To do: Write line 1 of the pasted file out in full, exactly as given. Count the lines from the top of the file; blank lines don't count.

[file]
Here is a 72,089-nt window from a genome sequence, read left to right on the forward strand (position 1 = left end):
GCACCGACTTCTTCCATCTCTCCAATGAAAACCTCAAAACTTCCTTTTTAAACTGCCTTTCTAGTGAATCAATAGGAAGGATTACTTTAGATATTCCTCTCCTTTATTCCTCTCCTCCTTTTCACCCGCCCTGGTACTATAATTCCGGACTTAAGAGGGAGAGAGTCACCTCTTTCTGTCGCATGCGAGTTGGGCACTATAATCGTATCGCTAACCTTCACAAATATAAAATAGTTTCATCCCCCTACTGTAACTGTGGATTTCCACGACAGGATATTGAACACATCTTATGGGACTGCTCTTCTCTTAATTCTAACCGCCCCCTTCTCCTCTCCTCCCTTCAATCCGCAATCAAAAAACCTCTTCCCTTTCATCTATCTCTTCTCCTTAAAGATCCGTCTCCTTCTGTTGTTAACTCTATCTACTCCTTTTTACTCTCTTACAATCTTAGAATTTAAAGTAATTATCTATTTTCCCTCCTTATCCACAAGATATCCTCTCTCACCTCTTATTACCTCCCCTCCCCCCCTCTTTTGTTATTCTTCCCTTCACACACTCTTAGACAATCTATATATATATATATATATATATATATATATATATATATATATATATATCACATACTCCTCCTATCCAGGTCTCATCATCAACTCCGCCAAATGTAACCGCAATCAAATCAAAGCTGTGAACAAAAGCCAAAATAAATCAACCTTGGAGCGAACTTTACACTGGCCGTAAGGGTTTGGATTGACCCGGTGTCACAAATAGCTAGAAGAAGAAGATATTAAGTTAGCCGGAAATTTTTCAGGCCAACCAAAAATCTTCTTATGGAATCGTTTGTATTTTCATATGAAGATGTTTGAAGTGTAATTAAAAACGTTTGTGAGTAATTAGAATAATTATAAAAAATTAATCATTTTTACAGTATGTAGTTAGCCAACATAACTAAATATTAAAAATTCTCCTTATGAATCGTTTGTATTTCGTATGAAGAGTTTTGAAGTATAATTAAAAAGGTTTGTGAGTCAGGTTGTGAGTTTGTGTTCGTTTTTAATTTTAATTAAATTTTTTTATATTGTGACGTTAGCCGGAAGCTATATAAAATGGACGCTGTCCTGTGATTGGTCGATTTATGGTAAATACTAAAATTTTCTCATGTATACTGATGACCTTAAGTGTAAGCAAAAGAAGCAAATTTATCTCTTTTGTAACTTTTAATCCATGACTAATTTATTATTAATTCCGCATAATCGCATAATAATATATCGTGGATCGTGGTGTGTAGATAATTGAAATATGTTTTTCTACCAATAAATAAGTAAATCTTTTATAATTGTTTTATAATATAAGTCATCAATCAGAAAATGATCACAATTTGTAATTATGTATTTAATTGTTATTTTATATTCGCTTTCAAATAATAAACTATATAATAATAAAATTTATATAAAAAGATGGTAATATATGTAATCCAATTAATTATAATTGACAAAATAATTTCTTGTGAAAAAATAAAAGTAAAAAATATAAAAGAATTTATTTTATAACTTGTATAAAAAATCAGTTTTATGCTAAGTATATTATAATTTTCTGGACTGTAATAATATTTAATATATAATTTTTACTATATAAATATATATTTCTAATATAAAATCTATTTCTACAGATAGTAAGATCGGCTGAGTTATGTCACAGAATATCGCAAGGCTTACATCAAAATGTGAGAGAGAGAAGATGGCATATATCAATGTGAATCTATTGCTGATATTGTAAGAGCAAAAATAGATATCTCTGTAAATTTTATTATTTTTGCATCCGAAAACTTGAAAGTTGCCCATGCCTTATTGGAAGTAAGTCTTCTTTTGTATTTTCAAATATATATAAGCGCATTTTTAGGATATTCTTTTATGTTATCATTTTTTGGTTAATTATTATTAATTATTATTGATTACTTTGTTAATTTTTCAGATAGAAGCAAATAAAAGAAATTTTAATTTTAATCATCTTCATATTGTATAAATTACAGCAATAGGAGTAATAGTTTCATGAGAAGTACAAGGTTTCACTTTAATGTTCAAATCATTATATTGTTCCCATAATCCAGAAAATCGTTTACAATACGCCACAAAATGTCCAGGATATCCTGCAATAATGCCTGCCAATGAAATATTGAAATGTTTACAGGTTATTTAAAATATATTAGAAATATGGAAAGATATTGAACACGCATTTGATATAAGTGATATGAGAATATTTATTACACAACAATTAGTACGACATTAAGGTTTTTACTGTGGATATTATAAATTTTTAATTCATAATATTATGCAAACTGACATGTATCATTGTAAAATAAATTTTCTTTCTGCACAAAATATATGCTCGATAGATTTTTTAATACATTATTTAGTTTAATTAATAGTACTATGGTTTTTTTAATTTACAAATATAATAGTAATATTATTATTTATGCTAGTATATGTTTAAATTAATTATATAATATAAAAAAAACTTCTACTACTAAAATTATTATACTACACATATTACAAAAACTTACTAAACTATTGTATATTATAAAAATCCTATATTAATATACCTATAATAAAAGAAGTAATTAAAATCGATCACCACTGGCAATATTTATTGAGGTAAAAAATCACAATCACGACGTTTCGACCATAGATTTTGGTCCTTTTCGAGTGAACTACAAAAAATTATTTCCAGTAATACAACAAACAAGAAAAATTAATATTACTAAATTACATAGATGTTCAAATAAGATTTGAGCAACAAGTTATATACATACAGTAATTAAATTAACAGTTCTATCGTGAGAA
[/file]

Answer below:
Here is a 72,089-nt window from a genome sequence, read left to right on the forward strand (position 1 = left end):